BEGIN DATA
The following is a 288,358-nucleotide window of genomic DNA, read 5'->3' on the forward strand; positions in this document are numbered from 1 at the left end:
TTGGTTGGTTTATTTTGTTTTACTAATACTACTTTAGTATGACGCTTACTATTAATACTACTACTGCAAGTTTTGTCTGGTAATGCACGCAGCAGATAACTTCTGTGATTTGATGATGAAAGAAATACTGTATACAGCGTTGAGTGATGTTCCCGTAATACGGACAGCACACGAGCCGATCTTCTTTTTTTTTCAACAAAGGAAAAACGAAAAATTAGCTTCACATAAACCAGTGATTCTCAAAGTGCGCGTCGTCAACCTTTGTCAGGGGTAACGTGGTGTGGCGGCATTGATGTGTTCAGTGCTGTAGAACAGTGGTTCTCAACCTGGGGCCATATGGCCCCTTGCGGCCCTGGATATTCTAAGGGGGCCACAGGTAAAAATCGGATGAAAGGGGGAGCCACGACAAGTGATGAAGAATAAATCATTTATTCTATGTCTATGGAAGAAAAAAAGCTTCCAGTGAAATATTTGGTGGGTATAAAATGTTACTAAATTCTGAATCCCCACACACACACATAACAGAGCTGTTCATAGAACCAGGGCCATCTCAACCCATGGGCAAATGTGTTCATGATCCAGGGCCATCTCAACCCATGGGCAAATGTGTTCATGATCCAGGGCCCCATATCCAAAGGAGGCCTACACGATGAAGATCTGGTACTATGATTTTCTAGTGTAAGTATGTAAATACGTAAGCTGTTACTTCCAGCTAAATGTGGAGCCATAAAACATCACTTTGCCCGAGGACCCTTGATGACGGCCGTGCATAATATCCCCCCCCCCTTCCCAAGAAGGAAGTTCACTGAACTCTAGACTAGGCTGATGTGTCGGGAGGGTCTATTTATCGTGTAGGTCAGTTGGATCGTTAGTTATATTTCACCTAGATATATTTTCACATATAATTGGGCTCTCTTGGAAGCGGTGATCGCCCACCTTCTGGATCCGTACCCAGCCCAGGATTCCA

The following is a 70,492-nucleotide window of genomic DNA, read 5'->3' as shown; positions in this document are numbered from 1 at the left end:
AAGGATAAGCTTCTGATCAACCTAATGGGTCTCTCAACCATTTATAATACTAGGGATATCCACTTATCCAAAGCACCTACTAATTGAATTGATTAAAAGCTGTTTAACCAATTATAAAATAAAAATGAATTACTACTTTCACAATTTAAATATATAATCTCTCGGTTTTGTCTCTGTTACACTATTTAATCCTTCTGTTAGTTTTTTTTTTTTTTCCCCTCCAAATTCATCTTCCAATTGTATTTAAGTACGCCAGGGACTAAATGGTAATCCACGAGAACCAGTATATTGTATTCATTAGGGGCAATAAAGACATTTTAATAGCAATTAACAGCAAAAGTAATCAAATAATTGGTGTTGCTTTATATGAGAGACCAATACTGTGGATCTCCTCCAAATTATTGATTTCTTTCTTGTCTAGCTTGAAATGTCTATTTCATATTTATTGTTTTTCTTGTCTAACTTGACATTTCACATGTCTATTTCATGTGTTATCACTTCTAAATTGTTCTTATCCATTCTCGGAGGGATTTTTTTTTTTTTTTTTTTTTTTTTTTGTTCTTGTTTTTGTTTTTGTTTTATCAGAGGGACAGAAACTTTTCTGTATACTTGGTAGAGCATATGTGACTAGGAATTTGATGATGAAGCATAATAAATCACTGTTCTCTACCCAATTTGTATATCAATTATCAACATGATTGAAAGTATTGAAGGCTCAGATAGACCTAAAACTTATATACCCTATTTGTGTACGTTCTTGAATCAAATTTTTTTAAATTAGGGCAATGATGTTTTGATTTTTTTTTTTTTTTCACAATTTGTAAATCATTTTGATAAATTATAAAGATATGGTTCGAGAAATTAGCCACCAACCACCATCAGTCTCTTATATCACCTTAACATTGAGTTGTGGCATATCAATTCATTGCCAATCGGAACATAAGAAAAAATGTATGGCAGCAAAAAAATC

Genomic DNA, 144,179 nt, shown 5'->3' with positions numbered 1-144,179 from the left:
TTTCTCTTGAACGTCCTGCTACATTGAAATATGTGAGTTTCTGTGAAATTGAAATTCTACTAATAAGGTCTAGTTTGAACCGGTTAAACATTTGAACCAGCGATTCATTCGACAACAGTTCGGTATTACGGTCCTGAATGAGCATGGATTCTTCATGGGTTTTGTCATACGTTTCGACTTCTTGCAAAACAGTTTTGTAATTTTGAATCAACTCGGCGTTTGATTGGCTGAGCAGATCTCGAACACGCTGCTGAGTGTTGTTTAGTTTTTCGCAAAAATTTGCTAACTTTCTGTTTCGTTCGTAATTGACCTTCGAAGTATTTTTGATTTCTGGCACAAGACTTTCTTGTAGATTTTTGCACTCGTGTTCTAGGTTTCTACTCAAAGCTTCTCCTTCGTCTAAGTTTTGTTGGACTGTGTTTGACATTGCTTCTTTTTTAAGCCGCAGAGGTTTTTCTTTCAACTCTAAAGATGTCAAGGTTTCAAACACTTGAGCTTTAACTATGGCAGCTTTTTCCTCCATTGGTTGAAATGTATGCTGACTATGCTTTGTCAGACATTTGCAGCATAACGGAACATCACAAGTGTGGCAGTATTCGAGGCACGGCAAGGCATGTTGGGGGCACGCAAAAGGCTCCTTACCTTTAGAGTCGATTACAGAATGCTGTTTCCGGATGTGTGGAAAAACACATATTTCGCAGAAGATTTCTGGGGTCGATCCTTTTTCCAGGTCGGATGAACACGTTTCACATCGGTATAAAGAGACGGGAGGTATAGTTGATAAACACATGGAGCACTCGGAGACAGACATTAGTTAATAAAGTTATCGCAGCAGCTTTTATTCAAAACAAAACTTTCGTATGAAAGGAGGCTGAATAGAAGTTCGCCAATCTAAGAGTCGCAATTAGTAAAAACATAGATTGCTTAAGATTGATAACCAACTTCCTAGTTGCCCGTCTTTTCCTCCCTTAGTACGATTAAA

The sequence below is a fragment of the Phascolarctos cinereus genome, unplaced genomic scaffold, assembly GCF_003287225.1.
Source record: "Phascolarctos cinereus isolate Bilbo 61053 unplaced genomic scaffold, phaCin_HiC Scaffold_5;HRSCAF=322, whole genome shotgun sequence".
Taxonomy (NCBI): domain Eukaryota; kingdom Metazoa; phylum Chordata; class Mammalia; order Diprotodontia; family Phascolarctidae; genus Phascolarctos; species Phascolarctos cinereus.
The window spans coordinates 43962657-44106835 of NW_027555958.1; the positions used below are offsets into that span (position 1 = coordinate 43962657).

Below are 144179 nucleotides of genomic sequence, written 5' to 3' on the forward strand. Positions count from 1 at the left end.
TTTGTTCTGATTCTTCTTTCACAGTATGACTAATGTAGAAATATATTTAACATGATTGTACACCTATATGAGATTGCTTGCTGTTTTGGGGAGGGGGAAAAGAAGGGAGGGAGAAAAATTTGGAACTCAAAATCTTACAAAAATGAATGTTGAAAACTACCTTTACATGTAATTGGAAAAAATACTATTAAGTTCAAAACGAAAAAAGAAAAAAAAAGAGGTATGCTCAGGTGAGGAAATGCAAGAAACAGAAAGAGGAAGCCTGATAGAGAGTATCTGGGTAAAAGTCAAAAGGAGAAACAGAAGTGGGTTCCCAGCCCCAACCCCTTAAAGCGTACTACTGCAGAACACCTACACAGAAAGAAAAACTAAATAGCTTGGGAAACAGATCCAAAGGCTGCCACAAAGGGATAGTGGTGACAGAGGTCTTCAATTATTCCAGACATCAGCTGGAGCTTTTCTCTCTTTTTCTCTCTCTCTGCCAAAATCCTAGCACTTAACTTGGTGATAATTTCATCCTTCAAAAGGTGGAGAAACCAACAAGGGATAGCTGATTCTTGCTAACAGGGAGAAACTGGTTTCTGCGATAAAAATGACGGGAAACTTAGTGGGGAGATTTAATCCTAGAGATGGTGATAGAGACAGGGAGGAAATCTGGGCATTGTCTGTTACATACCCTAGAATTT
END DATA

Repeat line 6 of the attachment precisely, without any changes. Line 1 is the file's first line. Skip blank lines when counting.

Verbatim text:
TTTCTCTTGAACGTCCTGCTACATTGAAATATGTGAGTTTCTGTGAAATTGAAATTCTACTAATAAGGTCTAGTTTGAACCGGTTAAACATTTGAACCAGCGATTCATTCGACAACAGTTCGGTATTACGGTCCTGAATGAGCATGGATTCTTCATGGGTTTTGTCATACGTTTCGACTTCTTGCAAAACAGTTTTGTAATTTTGAATCAACTCGGCGTTTGATTGGCTGAGCAGATCTCGAACACGCTGCTGAGTGTTGTTTAGTTTTTCGCAAAAATTTGCTAACTTTCTGTTTCGTTCGTAATTGACCTTCGAAGTATTTTTGATTTCTGGCACAAGACTTTCTTGTAGATTTTTGCACTCGTGTTCTAGGTTTCTACTCAAAGCTTCTCCTTCGTCTAAGTTTTGTTGGACTGTGTTTGACATTGCTTCTTTTTTAAGCCGCAGAGGTTTTTCTTTCAACTCTAAAGATGTCAAGGTTTCAAACACTTGAGCTTTAACTATGGCAGCTTTTTCCTCCATTGGTTGAAATGTATGCTGACTATGCTTTGTCAGACATTTGCAGCATAACGGAACATCACAAGTGTGGCAGTATTCGAGGCACGGCAAGGCATGTTGGGGGCACGCAAAAGGCTCCTTACCTTTAGAGTCGATTACAGAATGCTGTTTCCGGATGTGTGGAAAAACACATATTTCGCAGAAGATTTCTGGGGTCGATCCTTTTTCCAGGTCGGATGAACACGTTTCACATCGGTATAAAGAGACGGGAGGTATAGTTGATAAACACATGGAGCACTCGGAGACAGACATTAGTTAATAAAGTTATCGCAGCAGCTTTTATTCAAAACAAAACTTTCGTATGAAAGGAGGCTGAATAGAAGTTCGCCAATCTAAGAGTCGCAATTAGTAAAAACATAGATTGCTTAAGATTGATAACCAACTTCCTAGTTGCCCGTCTTTTCCTCCCTTAGTACGATTAAA